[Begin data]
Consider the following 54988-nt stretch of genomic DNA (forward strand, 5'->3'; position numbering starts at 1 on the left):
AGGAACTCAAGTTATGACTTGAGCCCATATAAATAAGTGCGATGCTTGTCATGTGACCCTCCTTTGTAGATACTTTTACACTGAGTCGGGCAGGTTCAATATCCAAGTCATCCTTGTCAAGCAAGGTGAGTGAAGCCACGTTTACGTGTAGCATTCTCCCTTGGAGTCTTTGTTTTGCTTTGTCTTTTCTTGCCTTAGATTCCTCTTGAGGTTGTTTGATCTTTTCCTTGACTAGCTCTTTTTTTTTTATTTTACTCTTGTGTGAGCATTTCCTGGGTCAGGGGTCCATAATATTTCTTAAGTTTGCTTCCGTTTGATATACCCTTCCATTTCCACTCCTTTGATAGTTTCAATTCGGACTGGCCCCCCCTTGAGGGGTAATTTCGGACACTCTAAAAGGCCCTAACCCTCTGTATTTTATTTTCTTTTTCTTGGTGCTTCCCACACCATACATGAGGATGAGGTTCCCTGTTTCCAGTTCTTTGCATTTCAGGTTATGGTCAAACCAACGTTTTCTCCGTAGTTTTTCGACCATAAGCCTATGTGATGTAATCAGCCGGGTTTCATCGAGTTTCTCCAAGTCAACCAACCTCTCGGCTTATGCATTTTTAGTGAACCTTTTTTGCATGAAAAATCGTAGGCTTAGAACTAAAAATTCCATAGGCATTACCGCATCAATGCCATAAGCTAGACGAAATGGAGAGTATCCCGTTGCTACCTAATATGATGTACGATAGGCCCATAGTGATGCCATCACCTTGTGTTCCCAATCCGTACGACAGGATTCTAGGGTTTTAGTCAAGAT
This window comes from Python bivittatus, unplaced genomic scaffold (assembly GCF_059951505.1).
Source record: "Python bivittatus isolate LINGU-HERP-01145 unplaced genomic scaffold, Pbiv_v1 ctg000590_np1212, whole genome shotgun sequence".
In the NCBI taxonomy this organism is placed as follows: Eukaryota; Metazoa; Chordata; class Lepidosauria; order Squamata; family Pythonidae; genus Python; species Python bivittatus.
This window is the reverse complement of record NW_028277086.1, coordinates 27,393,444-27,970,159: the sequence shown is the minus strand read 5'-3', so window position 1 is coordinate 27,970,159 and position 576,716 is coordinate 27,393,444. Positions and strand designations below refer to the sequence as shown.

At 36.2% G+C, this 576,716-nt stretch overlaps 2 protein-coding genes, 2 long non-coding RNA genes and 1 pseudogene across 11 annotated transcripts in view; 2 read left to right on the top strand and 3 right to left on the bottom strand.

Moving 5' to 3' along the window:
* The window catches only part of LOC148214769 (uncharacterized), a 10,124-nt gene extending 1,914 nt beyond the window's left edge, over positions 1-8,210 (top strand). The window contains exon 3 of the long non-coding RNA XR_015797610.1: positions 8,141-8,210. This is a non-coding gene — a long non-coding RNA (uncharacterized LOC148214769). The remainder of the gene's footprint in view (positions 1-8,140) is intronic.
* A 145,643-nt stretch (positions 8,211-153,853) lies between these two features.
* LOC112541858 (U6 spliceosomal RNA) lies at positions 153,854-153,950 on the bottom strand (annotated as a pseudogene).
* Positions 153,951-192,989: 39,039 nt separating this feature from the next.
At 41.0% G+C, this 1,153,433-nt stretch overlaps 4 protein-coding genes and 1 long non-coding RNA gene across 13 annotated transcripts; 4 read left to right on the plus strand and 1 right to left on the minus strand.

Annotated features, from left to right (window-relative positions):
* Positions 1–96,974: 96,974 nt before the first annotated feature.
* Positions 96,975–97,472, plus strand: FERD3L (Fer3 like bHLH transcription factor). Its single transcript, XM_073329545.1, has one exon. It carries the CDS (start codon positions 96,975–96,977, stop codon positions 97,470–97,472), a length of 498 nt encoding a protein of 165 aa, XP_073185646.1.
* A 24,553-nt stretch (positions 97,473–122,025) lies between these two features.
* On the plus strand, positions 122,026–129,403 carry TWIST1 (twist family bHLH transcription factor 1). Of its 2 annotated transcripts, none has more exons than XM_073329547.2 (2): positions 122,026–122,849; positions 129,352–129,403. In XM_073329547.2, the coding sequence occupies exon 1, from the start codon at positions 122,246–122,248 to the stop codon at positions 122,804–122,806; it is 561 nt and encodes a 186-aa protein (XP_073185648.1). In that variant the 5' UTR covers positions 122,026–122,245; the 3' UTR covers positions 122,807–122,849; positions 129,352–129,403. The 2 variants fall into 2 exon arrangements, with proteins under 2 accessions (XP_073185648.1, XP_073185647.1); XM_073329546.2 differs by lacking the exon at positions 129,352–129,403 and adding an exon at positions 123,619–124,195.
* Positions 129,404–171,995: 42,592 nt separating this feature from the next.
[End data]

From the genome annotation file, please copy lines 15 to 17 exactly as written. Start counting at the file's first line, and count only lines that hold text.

* Positions 1–96,974: 96,974 nt before the first annotated feature.
* Positions 96,975–97,472, plus strand: FERD3L (Fer3 like bHLH transcription factor). Its single transcript, XM_073329545.1, has one exon. It carries the CDS (start codon positions 96,975–96,977, stop codon positions 97,470–97,472), a length of 498 nt encoding a protein of 165 aa, XP_073185646.1.
* A 24,553-nt stretch (positions 97,473–122,025) lies between these two features.